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Two films give us the opportunity to enjoy operas that embody a late burst of Romanticism – in fact rather too late, as they were both well-received at their premieres but then sank into the social Siberia of the operatic unfashionable. Korngold considered Das Wunder der Heliane to be his masterpiece, and it saw the light of day in 1927 in Hamburg. This production, by Christof Loy, was filmed at a major revival at the Deutsche Oper in Berlin, last year. And it is a massive work – absolutely ginormous. Though fabulously realised as a production, this is where I part company from the majority, as I find its symbolist story of love, sex and redemption a pile of twaddle, and Korngold’s music, though often gorgeous, is just too much of a good thing.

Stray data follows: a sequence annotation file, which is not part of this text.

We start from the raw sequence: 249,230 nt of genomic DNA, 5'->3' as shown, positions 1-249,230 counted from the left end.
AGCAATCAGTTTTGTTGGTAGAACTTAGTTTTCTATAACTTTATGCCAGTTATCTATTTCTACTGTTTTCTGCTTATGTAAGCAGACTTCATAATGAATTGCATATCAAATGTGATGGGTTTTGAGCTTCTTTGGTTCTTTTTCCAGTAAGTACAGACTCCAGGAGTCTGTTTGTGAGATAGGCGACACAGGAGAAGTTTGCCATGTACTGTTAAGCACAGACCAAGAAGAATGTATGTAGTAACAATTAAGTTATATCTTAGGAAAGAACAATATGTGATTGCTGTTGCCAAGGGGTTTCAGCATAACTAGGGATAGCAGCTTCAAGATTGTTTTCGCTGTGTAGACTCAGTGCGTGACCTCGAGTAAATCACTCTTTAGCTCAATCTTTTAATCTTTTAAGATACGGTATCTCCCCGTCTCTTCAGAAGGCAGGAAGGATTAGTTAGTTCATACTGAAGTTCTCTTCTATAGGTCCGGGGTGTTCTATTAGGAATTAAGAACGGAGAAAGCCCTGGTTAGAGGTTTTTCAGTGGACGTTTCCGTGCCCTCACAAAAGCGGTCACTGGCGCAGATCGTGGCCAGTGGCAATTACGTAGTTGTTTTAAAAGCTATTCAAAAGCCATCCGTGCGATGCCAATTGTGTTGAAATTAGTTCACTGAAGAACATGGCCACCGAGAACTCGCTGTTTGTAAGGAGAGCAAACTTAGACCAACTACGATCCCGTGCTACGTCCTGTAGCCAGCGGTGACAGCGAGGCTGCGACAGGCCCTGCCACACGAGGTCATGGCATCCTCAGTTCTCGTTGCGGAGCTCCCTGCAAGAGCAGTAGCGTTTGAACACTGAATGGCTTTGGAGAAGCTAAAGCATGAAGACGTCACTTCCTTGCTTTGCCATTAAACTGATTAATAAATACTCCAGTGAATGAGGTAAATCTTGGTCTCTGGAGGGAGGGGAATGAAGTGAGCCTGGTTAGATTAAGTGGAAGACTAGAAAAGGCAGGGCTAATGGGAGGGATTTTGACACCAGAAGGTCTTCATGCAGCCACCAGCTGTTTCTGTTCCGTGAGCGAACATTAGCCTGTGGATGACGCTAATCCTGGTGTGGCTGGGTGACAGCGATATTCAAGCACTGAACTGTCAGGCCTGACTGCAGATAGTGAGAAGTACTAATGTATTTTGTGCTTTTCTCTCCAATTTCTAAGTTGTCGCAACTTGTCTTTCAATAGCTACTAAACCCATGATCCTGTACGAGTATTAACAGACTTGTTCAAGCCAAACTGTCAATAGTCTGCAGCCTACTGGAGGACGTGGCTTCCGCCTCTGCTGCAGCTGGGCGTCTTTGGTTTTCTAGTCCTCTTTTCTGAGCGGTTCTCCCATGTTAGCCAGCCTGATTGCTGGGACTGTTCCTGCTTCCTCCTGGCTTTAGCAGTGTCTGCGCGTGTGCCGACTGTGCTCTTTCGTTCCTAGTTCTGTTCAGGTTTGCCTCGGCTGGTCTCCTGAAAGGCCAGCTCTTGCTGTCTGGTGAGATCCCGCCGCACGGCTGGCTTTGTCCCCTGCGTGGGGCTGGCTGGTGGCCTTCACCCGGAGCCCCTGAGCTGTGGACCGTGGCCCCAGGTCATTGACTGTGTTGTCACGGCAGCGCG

In an interview on the Deutsche Oper’s website, Loy says: ‘At key moments of the opera…we’re all wishing for it to go on and on forever’. Boy, have I got news for him. But his production is admittedly riveting, focusing closely on the three main characters, and placing them in a simple paneled hall. Sara Jakubiak’s Heliane is stunning, her soprano and acting encompassing the role’s considerable demands of range, scale and emotion, and she is brave enough to appear naked when required, which really does help make sense of the story. Brian Jagde’s Der Fremde (Stranger) is tenorially stentorian and detailed, and Josef Wagner’s Der Herrscher (Ruler) equally impassioned. If anyone can pull this sprawling piece together it is conductor Marc Albrecht, and the orchestra and chorus are outstanding.

Francis Muzzu Read the full review on Agora Classica

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Opera Now, 2019 - ©Rhinegold Publishing